When my infant twin sons were only weeks old, I decided I would teach them to sleep through a little bit of noise. With two babies at once, I didn’t want to have to tiptoe through the house all the time. So after they drifted off to sleep in their swings one afternoon, I promptly rolled out the vacuum cleaner and began sweeping the living room. As I rolled the vacuum back and forth underneath their rocking swings, those baby boys barely stirred. The following week, I did it again. And I continued to do it each week while patting myself on the back.
You’re nailing this part of parenting! I proudly thought to myself. Not only was I certain my babies slept through a good deal of noise because I’d taught them to, but I felt I’d succeeded in showing them who was “boss” within our family.
When our daughter came along three and a half years later, I once again employed the idea that this new infant would need to get used to a little noise. After all, she had two rowdy brothers who made no small amount of it! So on an early summer evening after she went to sleep, I fired up the vacuum cleaner.
The results? Not the same. Not the same AT ALL.
It took 1.32 seconds for my daughter’s eyes to pop open and grow as big as turkey platters. Then she started screaming like she was on fire. I quickly scooped her from the crib, acutely aware of how the roaring vacuum must’ve seemed like a mean trick from her vantage point.
As I spent those next minutes and hours patting her back to a rhythm of shh, shh, shhhh, all I could think was one thing: You, my dear, had nothing to do with your sons sleeping through the noise. That was a singular work of God’s grace, a gift that made infant twins a little bit easier.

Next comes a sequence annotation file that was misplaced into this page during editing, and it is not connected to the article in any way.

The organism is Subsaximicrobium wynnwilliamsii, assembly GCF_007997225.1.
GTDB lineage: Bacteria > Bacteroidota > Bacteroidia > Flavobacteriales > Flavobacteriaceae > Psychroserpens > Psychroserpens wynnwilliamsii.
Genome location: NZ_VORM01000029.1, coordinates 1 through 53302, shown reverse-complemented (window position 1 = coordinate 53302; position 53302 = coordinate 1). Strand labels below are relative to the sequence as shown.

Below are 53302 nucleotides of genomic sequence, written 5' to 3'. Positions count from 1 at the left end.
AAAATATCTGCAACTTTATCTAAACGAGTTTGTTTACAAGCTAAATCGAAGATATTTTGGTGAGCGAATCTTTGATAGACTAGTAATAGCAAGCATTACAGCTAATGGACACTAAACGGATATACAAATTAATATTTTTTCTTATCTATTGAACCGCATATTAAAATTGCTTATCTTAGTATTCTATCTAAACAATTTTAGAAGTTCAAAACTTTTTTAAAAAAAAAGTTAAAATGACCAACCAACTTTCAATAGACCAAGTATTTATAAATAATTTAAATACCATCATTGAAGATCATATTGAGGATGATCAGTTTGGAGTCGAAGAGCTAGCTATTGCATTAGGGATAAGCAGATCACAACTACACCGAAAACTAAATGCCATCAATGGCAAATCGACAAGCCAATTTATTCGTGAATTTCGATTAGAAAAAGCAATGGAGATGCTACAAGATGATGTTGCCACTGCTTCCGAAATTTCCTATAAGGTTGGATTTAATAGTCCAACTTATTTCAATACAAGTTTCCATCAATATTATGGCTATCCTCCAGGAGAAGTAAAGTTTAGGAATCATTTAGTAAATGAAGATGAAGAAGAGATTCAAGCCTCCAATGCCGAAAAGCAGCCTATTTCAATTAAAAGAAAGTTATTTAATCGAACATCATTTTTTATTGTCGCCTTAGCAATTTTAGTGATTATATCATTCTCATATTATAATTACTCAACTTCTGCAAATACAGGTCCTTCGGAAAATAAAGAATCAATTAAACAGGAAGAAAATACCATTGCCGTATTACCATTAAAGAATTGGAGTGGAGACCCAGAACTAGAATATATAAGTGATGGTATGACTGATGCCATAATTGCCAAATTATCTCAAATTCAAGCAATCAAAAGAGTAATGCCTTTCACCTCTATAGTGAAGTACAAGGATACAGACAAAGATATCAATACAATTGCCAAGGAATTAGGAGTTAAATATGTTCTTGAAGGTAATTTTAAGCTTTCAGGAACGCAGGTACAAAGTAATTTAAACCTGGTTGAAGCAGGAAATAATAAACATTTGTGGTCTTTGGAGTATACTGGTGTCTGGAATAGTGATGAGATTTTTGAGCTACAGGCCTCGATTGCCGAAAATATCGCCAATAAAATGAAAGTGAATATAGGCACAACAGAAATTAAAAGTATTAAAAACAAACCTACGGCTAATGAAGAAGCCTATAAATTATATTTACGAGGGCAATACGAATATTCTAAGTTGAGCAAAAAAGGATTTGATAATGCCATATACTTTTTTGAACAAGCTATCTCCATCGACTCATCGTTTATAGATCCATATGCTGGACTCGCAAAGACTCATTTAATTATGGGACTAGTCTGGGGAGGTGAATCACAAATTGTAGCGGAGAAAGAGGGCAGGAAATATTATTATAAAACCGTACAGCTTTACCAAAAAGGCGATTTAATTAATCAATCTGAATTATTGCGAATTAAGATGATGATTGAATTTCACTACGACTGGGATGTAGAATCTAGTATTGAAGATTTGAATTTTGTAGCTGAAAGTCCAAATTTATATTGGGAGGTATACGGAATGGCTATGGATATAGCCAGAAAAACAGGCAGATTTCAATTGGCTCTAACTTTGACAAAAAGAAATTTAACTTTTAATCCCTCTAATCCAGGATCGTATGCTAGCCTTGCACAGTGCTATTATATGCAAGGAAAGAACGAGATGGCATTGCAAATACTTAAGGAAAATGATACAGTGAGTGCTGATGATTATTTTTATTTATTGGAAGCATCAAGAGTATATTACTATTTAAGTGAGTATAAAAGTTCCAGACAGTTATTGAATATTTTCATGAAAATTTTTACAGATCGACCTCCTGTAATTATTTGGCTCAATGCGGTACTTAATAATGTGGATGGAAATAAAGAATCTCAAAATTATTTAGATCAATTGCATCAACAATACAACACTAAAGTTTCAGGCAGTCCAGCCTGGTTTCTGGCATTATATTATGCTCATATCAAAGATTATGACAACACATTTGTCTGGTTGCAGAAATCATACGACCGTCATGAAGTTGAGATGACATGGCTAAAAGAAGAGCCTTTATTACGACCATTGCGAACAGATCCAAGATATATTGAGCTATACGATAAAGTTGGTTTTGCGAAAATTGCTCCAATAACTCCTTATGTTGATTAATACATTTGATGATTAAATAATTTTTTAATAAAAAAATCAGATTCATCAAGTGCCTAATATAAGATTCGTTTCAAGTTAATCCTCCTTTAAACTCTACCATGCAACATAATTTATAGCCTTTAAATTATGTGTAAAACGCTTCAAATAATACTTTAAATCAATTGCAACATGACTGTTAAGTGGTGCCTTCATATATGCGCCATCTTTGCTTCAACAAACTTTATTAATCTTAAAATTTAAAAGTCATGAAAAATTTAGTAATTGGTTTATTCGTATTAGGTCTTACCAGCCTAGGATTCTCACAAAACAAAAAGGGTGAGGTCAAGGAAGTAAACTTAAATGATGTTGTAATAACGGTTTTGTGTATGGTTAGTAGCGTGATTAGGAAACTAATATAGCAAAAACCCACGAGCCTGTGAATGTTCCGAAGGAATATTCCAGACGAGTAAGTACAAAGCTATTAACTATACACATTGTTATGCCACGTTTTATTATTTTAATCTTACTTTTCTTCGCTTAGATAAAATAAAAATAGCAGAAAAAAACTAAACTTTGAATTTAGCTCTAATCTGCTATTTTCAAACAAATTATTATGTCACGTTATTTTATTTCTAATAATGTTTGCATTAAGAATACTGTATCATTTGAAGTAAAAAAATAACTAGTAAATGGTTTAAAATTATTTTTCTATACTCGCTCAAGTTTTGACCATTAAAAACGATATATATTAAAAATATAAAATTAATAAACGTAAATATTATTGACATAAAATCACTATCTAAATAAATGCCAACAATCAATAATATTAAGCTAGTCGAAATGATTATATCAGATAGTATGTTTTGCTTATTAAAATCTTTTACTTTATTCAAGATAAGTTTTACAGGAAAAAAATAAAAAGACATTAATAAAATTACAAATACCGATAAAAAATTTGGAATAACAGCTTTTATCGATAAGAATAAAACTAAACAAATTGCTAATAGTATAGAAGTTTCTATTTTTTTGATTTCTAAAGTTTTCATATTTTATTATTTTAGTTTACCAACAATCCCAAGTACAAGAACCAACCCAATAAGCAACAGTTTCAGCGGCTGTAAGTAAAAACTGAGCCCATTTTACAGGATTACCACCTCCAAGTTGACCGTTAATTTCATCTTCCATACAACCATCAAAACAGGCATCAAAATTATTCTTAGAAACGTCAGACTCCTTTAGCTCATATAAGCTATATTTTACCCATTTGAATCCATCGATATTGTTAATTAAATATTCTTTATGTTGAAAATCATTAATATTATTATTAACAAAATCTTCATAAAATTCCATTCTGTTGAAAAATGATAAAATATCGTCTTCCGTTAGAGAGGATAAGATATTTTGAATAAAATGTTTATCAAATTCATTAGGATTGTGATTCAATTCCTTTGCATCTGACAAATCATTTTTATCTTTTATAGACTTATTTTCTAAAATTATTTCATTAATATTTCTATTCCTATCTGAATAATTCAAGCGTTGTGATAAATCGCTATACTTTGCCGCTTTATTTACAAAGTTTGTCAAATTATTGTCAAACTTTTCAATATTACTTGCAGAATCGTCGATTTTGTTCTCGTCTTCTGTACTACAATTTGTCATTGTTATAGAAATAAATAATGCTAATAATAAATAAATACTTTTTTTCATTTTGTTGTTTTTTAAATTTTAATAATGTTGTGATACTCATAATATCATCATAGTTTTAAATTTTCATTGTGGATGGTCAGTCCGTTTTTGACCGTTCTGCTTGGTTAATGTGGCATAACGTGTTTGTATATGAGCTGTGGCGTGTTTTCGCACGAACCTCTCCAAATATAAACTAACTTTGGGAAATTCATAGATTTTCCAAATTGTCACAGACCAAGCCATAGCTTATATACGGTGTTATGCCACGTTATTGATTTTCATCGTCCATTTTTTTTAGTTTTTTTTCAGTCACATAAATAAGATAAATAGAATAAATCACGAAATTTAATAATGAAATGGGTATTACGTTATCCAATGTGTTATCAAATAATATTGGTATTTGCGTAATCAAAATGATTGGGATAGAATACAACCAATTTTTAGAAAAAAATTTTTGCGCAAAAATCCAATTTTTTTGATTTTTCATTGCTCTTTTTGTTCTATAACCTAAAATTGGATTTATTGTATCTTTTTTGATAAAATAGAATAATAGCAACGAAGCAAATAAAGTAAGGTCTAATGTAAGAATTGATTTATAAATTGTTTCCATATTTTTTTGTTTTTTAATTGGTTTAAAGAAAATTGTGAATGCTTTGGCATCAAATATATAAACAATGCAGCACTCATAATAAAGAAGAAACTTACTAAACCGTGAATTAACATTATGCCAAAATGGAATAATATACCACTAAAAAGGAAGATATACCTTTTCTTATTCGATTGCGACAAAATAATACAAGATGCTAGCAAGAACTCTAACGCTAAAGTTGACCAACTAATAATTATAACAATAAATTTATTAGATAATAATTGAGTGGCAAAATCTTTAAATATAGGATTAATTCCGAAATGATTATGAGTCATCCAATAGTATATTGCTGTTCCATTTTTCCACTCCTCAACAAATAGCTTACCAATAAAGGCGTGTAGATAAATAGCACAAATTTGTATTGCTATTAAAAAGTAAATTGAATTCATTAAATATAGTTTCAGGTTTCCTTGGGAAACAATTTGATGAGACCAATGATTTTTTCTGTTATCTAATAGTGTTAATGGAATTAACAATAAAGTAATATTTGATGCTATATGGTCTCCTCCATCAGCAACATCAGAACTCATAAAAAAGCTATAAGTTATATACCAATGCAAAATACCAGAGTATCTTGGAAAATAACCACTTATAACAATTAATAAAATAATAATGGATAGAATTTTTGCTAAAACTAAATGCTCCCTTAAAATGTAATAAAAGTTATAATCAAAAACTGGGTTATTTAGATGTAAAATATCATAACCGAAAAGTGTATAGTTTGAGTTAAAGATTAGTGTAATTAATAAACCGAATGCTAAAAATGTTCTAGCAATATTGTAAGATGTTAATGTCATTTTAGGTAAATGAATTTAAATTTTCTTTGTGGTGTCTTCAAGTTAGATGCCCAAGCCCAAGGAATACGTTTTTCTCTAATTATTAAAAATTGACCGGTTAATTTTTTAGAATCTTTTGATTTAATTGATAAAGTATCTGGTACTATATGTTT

I rolled my eyes at myself at least a dozen times before finally calming the baby down, over two hours later.
Oh, the price I paid for my pride!
Time would continue to show me in a thousand different ways that I am not to take too much credit for the good — or the bad — that happens in my life. And when it comes to difficult change, I will not take too much credit for it either.
But I sure try to do this, especially when the change brings a lot of unwanted circumstances. Whether I’m in the 3 p.m. carpool line or wide awake at 3 a.m., I can spend untold hours asking these questions:
Why didn’t I anticipate this?
Shouldn’t I have taken steps to prevent it?
What does it say about me that I didn’t see this coming?
Yes, it’s certainly true that actions have consequences and we need to care for what’s in our lane. But just because this change is here doesn’t mean it’s our fault. Perhaps it’s here because we live in a broken world. What’s more, perhaps it’s here because there’s something that needs breaking or something that’s already broken that needs to be fixed.
In the words of author Jennifer Dukes Lee, “Brokenness isn’t intended to break us. It’s intended to heal us by leading us back to the cross.”
Maybe whatever change happens in my life and yours is to heal something that’s broken. Maybe it’s here to remind us of our need for God and His power working in us and in our lives.
I am not God, and neither are you. So say it with me now: I am not in charge of this change. God is, and you and I will see how He makes a way through it for us. That isn’t some trite cliché. Scripture is full of references of God making a way through impossible circumstances for His beloveds. (Just ask the Israelites, Ruth, Esther, and Mary and Joseph to name but a few.) Like them, we can trust God’s faithful follow-through. And as we wait, we can refuse to look inward for some kind of supernatural gift or strength and instead look upward for it. We can see our brokenness for what it is — the path we take to the cross, where we’re reminded of how Jesus’ unchanging love changes everything for us.
Ruth Mills says